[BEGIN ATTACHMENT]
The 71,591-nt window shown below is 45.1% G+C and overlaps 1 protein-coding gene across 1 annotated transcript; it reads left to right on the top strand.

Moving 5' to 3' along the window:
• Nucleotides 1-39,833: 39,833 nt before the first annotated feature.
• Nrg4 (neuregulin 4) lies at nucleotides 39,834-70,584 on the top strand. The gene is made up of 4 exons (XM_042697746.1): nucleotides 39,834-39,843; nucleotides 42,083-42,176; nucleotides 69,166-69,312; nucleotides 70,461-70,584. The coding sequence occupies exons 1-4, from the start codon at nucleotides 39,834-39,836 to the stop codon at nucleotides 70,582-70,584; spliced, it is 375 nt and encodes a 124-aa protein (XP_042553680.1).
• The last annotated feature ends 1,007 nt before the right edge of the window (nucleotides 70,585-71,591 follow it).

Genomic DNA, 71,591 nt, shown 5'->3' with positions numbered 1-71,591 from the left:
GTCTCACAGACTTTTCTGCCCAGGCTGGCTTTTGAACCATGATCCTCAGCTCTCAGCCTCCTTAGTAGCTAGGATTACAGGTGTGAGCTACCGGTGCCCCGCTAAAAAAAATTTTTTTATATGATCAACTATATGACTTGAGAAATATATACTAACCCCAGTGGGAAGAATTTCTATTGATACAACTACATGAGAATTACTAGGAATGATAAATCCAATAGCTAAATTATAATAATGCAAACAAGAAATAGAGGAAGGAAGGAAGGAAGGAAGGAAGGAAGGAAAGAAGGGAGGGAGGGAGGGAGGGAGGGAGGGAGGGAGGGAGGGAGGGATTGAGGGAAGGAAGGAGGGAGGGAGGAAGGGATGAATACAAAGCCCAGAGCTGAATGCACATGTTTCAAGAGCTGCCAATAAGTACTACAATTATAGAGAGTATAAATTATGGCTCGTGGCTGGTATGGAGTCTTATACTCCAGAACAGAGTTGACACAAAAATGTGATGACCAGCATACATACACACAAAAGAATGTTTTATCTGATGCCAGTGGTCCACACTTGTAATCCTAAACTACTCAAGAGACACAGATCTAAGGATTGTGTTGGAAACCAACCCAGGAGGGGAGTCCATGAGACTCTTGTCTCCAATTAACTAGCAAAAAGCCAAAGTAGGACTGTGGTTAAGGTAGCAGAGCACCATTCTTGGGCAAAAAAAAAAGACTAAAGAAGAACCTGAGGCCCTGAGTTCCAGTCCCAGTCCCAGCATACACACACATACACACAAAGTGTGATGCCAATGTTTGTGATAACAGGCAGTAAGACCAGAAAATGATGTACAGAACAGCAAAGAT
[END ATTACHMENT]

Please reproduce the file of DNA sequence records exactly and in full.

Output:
The 71,591-nt window shown below is 45.1% G+C and overlaps 1 protein-coding gene across 1 annotated transcript; it reads left to right on the top strand.

Moving 5' to 3' along the window:
• Nucleotides 1-39,833: 39,833 nt before the first annotated feature.
• Nrg4 (neuregulin 4) lies at nucleotides 39,834-70,584 on the top strand. The gene is made up of 4 exons (XM_042697746.1): nucleotides 39,834-39,843; nucleotides 42,083-42,176; nucleotides 69,166-69,312; nucleotides 70,461-70,584. The coding sequence occupies exons 1-4, from the start codon at nucleotides 39,834-39,836 to the stop codon at nucleotides 70,582-70,584; spliced, it is 375 nt and encodes a 124-aa protein (XP_042553680.1).
• The last annotated feature ends 1,007 nt before the right edge of the window (nucleotides 70,585-71,591 follow it).

Genomic DNA, 71,591 nt, shown 5'->3' with positions numbered 1-71,591 from the left:
GTCTCACAGACTTTTCTGCCCAGGCTGGCTTTTGAACCATGATCCTCAGCTCTCAGCCTCCTTAGTAGCTAGGATTACAGGTGTGAGCTACCGGTGCCCCGCTAAAAAAAATTTTTTTATATGATCAACTATATGACTTGAGAAATATATACTAACCCCAGTGGGAAGAATTTCTATTGATACAACTACATGAGAATTACTAGGAATGATAAATCCAATAGCTAAATTATAATAATGCAAACAAGAAATAGAGGAAGGAAGGAAGGAAGGAAGGAAGGAAGGAAAGAAGGGAGGGAGGGAGGGAGGGAGGGAGGGAGGGAGGGAGGGAGGGATTGAGGGAAGGAAGGAGGGAGGGAGGAAGGGATGAATACAAAGCCCAGAGCTGAATGCACATGTTTCAAGAGCTGCCAATAAGTACTACAATTATAGAGAGTATAAATTATGGCTCGTGGCTGGTATGGAGTCTTATACTCCAGAACAGAGTTGACACAAAAATGTGATGACCAGCATACATACACACAAAAGAATGTTTTATCTGATGCCAGTGGTCCACACTTGTAATCCTAAACTACTCAAGAGACACAGATCTAAGGATTGTGTTGGAAACCAACCCAGGAGGGGAGTCCATGAGACTCTTGTCTCCAATTAACTAGCAAAAAGCCAAAGTAGGACTGTGGTTAAGGTAGCAGAGCACCATTCTTGGGCAAAAAAAAAAGACTAAAGAAGAACCTGAGGCCCTGAGTTCCAGTCCCAGTCCCAGCATACACACACATACACACAAAGTGTGATGCCAATGTTTGTGATAACAGGCAGTAAGACCAGAAAATGATGTACAGAACAGCAAAGAT